Who Gains from Dow 20,000?

Matt Bruenig
Jan 26, 2017 · 3 min read

The Dow Jones Industrial Average reached 20,000 points today. Stock values have been rising consistently since Donald Trump was elected.

Some coverage of Dow 20,000 has noted that increases in stock values do not benefit everyone:

But only 52 percent of Americans have money in the stock market, matching the lowest rate in 19 years, according to a Gallup Poll from April. In 2007, according to that same poll, 65 percent reported investing in the market. Based on those Gallup numbers, many Americans lost faith in the market at exactly the wrong time — just as it was staging a powerful comeback.

Looking at the number of Americans who own stock does not tell the whole story. To get the complete picture, it is necessary to determine how stock assets are distributed overall.

I used the 2013 Survey of Consumer Finances to calculate the distribution of equity assets broken down by equity deciles.

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Author’s calculations of the 2013 Survey of Consumer Finances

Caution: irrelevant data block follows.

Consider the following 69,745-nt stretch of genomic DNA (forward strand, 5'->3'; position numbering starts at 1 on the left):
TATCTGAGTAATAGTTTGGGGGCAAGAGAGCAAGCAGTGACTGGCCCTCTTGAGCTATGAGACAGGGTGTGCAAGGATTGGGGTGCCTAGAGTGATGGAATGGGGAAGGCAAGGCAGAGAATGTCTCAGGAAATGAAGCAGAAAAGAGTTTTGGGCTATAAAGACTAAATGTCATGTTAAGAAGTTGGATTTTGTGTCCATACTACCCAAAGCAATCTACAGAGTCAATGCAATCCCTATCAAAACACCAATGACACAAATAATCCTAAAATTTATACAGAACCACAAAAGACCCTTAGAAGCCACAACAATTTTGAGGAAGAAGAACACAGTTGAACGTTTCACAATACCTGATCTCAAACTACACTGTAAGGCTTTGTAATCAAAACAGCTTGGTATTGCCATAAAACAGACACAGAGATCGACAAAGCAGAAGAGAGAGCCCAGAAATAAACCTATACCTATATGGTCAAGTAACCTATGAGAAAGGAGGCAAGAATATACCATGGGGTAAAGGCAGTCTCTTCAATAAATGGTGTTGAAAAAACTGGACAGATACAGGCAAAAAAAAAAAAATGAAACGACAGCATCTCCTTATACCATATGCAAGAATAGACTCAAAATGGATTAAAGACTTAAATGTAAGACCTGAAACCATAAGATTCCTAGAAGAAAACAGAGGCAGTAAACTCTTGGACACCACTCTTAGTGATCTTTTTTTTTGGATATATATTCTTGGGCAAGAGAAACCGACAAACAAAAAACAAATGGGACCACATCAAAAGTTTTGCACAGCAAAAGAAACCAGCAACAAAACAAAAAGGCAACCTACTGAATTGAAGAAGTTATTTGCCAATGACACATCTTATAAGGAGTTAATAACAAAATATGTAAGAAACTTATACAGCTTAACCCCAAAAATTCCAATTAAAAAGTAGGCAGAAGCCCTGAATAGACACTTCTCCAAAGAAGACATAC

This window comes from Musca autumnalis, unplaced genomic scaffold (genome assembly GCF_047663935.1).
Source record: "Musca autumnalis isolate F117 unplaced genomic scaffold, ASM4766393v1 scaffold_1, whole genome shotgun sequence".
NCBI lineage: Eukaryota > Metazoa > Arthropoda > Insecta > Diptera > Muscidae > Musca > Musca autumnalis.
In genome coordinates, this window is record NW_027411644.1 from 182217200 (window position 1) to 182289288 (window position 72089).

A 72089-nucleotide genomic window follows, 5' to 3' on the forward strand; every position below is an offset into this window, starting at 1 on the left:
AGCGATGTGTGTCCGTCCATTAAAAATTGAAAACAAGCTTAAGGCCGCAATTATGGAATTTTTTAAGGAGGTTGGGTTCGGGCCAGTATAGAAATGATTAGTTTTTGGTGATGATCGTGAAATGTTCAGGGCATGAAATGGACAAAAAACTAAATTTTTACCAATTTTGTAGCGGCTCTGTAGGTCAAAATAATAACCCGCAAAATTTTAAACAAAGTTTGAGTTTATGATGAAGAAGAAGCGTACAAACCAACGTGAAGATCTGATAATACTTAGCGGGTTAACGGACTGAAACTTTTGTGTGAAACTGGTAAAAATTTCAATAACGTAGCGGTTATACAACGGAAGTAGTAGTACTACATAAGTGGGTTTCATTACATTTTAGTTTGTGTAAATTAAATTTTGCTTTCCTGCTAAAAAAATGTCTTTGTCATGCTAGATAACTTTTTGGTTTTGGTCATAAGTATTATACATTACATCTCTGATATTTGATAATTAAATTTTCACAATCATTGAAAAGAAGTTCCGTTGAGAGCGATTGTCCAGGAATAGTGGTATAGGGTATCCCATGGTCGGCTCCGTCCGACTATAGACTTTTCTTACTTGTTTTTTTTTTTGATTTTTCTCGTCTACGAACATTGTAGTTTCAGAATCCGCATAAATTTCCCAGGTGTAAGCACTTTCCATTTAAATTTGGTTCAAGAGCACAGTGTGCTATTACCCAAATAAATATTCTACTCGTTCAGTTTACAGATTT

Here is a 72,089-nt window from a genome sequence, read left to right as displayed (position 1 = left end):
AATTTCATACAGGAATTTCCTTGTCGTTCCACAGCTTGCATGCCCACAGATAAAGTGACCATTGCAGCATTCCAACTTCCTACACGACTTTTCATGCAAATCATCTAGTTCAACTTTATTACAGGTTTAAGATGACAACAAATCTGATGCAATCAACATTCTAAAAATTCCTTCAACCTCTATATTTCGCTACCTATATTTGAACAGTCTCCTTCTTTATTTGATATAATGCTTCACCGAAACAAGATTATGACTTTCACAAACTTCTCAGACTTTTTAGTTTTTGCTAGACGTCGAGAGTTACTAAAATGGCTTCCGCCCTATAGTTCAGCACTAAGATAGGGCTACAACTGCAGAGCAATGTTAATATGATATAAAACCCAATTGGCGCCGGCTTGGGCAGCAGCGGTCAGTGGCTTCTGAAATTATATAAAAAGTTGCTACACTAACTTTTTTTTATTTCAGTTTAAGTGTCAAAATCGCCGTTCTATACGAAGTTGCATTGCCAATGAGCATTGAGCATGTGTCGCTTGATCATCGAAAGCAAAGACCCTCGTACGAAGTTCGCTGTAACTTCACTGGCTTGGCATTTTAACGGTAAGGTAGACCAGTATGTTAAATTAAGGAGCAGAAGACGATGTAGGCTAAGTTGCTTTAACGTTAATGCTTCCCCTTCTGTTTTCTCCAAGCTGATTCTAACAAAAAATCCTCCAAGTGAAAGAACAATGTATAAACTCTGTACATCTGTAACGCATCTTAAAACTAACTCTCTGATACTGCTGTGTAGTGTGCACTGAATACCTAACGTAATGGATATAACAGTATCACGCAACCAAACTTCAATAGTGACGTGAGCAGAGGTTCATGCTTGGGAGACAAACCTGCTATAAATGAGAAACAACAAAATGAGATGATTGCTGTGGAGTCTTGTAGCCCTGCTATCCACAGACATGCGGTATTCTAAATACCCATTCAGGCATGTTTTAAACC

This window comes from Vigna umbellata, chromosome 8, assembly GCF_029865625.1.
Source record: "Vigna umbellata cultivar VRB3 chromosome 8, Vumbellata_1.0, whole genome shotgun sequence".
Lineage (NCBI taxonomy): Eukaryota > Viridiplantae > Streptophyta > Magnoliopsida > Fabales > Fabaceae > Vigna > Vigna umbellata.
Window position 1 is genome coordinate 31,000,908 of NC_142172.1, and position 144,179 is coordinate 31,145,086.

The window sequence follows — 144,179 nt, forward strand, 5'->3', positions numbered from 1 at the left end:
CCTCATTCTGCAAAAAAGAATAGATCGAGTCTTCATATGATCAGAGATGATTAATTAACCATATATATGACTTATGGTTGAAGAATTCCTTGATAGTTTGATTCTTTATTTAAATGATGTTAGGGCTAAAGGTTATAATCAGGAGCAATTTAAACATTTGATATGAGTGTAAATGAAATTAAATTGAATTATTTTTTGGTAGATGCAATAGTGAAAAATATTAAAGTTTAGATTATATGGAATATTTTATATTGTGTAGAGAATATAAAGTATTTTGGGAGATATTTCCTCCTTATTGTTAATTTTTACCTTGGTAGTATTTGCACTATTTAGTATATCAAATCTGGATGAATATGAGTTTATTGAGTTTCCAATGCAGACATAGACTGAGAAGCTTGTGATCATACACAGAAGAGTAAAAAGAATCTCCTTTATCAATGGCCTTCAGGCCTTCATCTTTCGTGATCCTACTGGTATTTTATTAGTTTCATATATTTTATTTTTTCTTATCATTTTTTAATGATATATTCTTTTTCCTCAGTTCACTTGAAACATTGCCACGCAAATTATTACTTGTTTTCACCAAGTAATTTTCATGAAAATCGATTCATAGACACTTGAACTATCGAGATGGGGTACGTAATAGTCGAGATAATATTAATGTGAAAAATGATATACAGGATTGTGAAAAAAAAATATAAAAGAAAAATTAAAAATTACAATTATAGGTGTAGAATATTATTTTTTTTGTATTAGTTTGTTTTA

The top 10% hold 86.8% of all the equity. The next 10% owns 9.5% of all the equity. The rest own little to none of the equity.

The definition of equity I use is explained here and includes directly-held stock, mutual funds, IRAs, and 401ks, among other ownership instruments.

Update

Here are some additional graphs detailing who owns all the equity.

Jaime Ashander (@jaimedash) produced the same calculation from the original post (equity distribution by equity decile), but he also added age groups to each decile bar. Ashander tells me he got the same overall results as I did, which is reassuring.

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Jaime Ashander’s calculations of the 2013 Survey of Consumer Finances

I made a second calculation of the distribution of equity assets, this time broken down by networth deciles rather than equity deciles. It shows that the wealthiest 10% own 80.4% of all the equity.

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Author’s calculations of 2013 Survey of Consumer Finances

Jake Mortenson (@jm0rt) asked me to break the above graph down by age groups. I did that and then Politico’s Tucker Doherty (@tucker_doherty) produced this visualization of it.

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Tucker Doherty’s visualization of the author’s calculations of the 2013 Survey of Consumer Finances

Finally, here is equity ownership broken down by income deciles.

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Author’s calculations of the 2013 Survey of Consumer Finances

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